In a little over 2 days, it will be two years since HD (then HRM), and I sat in the hollow grey room at the hospital, and we knew when the Macmillan nurse came in with the consultant, that it was going to be bad news. It all seems a bit surreal, people tell me how brave I've been, how well I've coped, you're an inspiration and you've helped me get through my own treatment. But it's weird, while all I can ever say about cancer is it is the arse end of a dead ferret with the largest set of diseased knackers hanging off it, which are persistent little fuckers and take about two years to see off (give or take, depending on whether they are attached to said, festering ferret with nodes or not). Life can be utterly amazing and it's because it can be so bloody brilliant, soul lifting, heart bursting, and face achingly joyous, that when a massive crap bit comes along, it hits you square end on in the frisky bits, or in my case, in the tits.
So for me, I had a cry, stared down at the splendid Eartha's and thought, right, lets get on with this. My odds of reoccurrence weren't tip top, the shit bag disease was already in my armpit and was growing faster than you can say, Ferrets Natty Ball Sack. But for whatever reason, be it my glowingly positive outlook, all the support I had, the fact that I noshed my way through sack loads of fruit and veg and ditched anything resembling a Jelly Baby, and got my trainers on whenever I could. I even bought one of those head torches, so I couldn't use winter darkness as an excuse not to move my bum cheeks off the sofa. I don't know why I got cancer, but I suspect mega stress over the last couple of years played a devils hand in my direction. You could say that getting my knick-knacks in a wedge over the situation wasn't going to help me a single jot. Not my mindset anyway. I even banned people from saying…. (insert whiny voice here for extra emphasis), "oooh you poor thing, how do you manage?" Or other such stuff. Well largely same as you to be honest, but my life back then was constant hospital appointments, counting out tablets and stabbing myself in the stomach with stingy needles to keep my white blood cell count in order. I may have shit my brains out and spewed everywhere more recently than you and I don't want to down play it, because cancer is a complete and utter c-word. But, I just got on with it, it was my life and what was happening at that time. Somedays I felt not too bad and occasionally I lay in bed staring at the ceiling and wondering when the bed would stop rotating. I just took the some days good:some daysterrifyingly awful concept and applied it in appropriate terms with some fairly bad and frequent swearing.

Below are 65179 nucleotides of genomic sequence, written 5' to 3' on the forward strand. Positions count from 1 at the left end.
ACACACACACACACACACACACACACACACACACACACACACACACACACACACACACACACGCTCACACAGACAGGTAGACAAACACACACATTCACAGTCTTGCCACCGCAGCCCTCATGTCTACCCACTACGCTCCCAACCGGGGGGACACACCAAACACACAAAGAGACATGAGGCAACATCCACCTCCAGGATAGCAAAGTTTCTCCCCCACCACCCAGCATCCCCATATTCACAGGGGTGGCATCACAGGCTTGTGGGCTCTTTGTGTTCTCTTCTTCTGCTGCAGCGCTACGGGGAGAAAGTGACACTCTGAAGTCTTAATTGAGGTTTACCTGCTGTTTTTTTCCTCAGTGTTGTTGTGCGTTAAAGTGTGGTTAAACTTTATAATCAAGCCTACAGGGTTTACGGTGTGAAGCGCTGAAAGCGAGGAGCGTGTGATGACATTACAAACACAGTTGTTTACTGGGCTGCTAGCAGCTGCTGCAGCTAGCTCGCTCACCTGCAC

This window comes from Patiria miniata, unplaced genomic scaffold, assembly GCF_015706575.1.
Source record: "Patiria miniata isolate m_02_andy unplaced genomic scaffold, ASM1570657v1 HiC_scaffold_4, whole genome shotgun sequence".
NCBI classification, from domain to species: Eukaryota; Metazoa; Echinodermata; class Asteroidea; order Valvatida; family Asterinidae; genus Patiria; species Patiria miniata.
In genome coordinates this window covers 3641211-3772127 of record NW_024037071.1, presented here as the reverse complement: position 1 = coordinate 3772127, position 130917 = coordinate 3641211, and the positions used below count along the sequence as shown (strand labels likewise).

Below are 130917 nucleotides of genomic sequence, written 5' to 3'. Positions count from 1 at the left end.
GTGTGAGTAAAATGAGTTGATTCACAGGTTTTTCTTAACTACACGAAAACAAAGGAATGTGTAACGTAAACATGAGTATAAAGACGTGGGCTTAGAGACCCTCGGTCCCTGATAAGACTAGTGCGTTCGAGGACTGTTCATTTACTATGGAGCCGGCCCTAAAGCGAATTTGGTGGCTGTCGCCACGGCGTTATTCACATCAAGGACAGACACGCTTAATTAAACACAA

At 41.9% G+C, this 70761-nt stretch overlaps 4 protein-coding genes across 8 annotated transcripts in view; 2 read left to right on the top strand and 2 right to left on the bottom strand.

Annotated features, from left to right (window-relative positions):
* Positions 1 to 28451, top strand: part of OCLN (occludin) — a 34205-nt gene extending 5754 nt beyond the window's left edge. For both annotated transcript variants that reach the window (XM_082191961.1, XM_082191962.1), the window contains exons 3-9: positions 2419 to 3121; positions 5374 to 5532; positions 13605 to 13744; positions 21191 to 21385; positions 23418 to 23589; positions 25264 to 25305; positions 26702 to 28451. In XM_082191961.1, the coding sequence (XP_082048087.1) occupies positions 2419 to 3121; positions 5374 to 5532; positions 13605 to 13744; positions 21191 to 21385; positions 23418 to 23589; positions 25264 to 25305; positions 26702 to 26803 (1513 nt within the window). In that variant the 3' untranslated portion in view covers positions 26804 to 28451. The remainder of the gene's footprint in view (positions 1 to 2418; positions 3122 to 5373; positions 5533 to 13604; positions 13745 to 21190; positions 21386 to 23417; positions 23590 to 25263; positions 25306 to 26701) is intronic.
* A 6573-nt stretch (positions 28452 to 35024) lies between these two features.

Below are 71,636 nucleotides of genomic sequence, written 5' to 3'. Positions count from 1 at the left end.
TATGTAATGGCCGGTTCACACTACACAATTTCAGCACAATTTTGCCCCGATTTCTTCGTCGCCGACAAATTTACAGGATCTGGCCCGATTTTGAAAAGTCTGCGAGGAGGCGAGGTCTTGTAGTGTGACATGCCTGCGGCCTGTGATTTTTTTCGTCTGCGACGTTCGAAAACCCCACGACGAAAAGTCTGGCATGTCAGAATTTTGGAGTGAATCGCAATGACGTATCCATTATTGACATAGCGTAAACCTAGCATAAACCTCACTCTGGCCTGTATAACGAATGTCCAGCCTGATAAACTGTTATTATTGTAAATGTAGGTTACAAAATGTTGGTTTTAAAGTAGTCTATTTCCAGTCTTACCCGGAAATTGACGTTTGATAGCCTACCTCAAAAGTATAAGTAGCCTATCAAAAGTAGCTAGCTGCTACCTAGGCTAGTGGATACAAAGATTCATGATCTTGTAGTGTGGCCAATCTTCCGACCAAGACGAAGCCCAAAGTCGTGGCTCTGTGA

It can either eat you up until you can't see the black from the white, or you can get past it and do what you need to, to survive. I don't look at things quite the same way as before, it has been a great leveller of weird and bum trauma flavoured sorts, but if a delivery is late, or it rains when it shouldn't, or the traffic is bad and I'm running behind; you know what, it doesn't matter. It really doesn't – look around you at the sky (obviously not when you're driving you plonker) or enjoy a tune on the radio, it is only a passing moment in time and things will get worse, but they will also get a lot better if you just open your eyes and see it.